4. Does a mask help? There are as many scholarly studies that say not much as there are that show immense value. I think the truth lies in the middle. If you wear a good mask correctly, it should provide some value. Is it a complete preventative? Certainly Not! But it might help and do no harm.
  5. Should I avoid other people? It depends. Prolonged close contact with many people in poorly ventilated indoor settings would be a good thing to avoid. There seems to be a high correlation to indoor transmission. You might wonder if the bump in case counts in Florida, Texas and other southern states was because summer is the indoor season there. Be responsible. Isolation has other costs. Would moderate isolation mean you cannot get Covid-19? Certainly Not! But it might help and do no harm.
  6. Is vaccination safe? Probably for many people, but not all. Pay some attention to where the problems arise. If you have a problematic situation, the decision is much more complicated. Certainty of risk-free efficacy for everyone is not there. We will learn more as the rollout continues. Be aware if you are vulnerable to the virus or the potential adverse side effects. Will the vaccine mean you cannot get Covid-19. Certainly Not! But it might help and do no harm.
  7. Should I get the vaccination?  The answer is an unqualified maybe. If you are under 65, without co-morbidities, in shape, the right weight, with a robust immune system, and not much indoor mixing with others, it will likely not add much value. In other situations, it might reduce the consequences if you acquire the virus. Will the vaccine immunize you against the virus and prevent you from spreading to others? Certainly not, but it might help and probably will do no harm.

Doing many little things is a big thing.

  1. You should be Vitamin D conscious. You should get closer to your ideal weight and get a little exercise. It would help if you used a mask when in close contact with others. It would be best if you were a little standoffish. I saw a comment recently that struck me as funny, “When the epidemic is over, there are some of you I would like to stay away from anyway.”
  2. The government and its many agencies have proven themselves to be unworthy of our trust. That means you cannot know for sure anything that requires their input. Use common sense.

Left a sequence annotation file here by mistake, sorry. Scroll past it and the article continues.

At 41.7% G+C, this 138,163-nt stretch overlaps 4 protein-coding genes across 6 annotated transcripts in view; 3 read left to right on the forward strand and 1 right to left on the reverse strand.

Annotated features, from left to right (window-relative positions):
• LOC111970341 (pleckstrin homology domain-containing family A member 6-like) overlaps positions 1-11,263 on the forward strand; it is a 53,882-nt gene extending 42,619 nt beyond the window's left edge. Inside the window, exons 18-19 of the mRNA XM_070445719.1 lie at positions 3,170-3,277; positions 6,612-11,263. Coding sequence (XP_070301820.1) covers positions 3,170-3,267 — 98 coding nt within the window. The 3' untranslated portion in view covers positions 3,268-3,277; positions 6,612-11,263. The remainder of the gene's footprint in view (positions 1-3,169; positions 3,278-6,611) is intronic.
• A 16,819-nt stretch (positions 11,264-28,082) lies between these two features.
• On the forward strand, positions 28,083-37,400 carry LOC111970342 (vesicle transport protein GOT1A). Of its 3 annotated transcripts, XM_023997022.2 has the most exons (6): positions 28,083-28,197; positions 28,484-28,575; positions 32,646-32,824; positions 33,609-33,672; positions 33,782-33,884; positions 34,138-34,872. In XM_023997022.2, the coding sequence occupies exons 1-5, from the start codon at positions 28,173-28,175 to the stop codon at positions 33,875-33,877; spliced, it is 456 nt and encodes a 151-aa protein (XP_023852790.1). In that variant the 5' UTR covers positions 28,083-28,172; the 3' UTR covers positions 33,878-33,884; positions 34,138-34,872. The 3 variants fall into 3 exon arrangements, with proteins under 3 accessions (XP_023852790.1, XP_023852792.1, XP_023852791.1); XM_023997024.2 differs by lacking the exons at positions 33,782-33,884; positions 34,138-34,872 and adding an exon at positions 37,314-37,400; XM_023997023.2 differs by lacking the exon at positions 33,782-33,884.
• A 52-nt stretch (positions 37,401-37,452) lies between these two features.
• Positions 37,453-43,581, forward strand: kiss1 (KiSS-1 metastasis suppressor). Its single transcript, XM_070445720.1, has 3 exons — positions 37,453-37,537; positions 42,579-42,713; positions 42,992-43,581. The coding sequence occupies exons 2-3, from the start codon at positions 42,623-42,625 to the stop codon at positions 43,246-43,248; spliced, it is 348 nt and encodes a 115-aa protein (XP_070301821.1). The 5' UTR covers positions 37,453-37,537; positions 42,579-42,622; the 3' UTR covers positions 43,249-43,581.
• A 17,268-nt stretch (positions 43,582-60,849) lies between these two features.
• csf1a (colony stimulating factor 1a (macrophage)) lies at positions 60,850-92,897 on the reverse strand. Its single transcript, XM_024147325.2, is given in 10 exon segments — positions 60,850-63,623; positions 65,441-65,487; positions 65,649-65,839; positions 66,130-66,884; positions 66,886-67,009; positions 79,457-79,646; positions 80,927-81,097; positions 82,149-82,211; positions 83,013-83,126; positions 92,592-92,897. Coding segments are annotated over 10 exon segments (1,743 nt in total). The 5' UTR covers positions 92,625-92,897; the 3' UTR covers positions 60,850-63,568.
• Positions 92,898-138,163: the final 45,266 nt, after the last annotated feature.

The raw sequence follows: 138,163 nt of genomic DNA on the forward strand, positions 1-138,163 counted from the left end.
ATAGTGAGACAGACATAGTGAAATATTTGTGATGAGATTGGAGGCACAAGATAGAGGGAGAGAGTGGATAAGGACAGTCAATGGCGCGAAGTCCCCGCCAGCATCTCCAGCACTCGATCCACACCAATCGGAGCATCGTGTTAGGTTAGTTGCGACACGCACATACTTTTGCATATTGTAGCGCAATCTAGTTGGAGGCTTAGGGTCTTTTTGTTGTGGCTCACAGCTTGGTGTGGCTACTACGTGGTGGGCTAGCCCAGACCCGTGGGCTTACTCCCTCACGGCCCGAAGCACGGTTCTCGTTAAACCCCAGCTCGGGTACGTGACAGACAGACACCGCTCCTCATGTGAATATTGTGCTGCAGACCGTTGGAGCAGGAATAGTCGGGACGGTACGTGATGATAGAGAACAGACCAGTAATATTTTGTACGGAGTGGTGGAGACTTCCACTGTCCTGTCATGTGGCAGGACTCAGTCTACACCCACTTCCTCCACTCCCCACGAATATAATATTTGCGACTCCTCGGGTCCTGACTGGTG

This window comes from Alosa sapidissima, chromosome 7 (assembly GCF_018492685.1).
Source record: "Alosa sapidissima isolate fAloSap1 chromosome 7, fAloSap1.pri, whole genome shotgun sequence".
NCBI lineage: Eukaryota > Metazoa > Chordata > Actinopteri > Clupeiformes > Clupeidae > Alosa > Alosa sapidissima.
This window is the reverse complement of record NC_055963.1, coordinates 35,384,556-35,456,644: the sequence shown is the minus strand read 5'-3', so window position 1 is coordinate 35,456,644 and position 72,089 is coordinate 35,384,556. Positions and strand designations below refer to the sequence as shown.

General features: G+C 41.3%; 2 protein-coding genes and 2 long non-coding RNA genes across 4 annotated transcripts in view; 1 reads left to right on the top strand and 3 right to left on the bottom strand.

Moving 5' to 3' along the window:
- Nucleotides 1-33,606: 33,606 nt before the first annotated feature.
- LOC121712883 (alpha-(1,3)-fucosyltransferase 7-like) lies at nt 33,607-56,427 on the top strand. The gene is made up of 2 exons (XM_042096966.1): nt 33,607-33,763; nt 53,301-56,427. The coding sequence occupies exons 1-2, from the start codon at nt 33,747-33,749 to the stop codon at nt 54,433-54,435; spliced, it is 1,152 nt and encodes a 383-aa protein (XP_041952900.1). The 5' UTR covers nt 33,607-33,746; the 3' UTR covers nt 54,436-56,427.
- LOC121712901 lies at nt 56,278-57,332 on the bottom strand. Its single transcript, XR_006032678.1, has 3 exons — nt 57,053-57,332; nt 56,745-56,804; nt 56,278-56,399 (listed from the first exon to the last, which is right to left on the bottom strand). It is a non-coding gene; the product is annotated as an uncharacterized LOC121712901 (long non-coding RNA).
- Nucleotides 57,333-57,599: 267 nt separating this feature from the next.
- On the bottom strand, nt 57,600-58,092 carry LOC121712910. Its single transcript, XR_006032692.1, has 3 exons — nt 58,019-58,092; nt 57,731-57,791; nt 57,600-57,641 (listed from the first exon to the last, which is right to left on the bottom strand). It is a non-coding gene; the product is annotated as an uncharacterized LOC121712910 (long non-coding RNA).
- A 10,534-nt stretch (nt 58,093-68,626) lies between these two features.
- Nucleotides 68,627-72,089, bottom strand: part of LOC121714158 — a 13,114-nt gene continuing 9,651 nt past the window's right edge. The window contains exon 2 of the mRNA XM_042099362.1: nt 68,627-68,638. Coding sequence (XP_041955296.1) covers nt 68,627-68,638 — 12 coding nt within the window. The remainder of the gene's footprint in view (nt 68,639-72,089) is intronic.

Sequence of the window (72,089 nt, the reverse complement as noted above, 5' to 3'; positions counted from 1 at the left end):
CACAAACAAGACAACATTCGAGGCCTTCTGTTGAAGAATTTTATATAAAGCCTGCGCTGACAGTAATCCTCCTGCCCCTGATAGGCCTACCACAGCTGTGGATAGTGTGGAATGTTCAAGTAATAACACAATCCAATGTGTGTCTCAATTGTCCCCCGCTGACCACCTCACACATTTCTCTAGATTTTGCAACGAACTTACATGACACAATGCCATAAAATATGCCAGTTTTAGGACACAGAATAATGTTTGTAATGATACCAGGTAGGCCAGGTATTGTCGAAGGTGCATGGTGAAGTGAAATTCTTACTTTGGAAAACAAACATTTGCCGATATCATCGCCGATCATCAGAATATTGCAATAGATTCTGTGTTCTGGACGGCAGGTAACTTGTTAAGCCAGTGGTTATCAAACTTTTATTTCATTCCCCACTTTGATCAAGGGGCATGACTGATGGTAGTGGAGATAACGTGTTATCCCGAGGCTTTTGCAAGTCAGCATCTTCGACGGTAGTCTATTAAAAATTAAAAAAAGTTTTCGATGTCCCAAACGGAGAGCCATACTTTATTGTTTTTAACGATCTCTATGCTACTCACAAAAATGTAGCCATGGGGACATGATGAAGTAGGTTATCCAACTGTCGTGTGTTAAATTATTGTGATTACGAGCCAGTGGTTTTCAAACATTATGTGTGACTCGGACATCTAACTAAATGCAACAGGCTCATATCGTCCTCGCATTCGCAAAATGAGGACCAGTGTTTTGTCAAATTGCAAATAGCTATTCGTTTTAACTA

3. You don’t need certainty; you need many factors tending in the direction of helping you. None would be complete by itself, but a collection of tendencies is often quite powerful.
  4. Watch for potential harm in any of them. Fast weight loss and complete isolation each have potential harm. You can over-exercise and take too much Vitamin D.
  5. The government pronouncements on the factors other than vaccines have been in the form, “This is not conclusively proven to work.” That is a very high standard and is always true. Nothing is 100%. Applied the same way, the vaccine doesn’t work either. A more helpful pronouncement would be, “Such and such could harm you and here’s how and why.” Again evidentiary material would be necessary.

I like tendencies – especially large collections of them. They don’t always work, but if they don’t harm me, why not try them. Most times, they’re cheap.

Being individually and collectively inconclusive, you cannot rely on them as an answer. If the collection leads you to think you are certainly safe, you have misled yourself. Certainty is an illusion for simple minds, children, and politics. Balance of probability is all you get in life. Proof and certainty are time wasters, but fortunately, you don’t often need certainty. It is a little like tax law. You can get an 80% correct answer in 10 minutes. You can get a 98% right answer for $30,000. There is no 100% answer.

Certainty usually indicates ideological thinking. While possibly true, you should evaluate it. Look for the quality of the supporting evidence. Repetition is not evidence. Expert opinion is not evidence. Denial of other things is not evidence. The course of evaluation should require a single demand of the presenters. SHOW YOUR WORK. Absent evidence, the factor presented is, at best, maybe genuine.

Acting to move the balance in your favour is a sound course of action but requires some work and some thought. Be conscious of the idea of “directionally accurate.” You should expect adjustments to direction and changes in velocity as you learn more.

Use your best judgment and move on with enjoying life.

I help people have more retirement income and larger, more liquid estates.

Call in Canada 705-927-4770, or email

One Comment on “Is There A Certain Action That Fixes The Covid-19 Problem?

  1. Don, Very helpful. Have you been vaccinated? If so which one? Rick

    Sent from my iPhone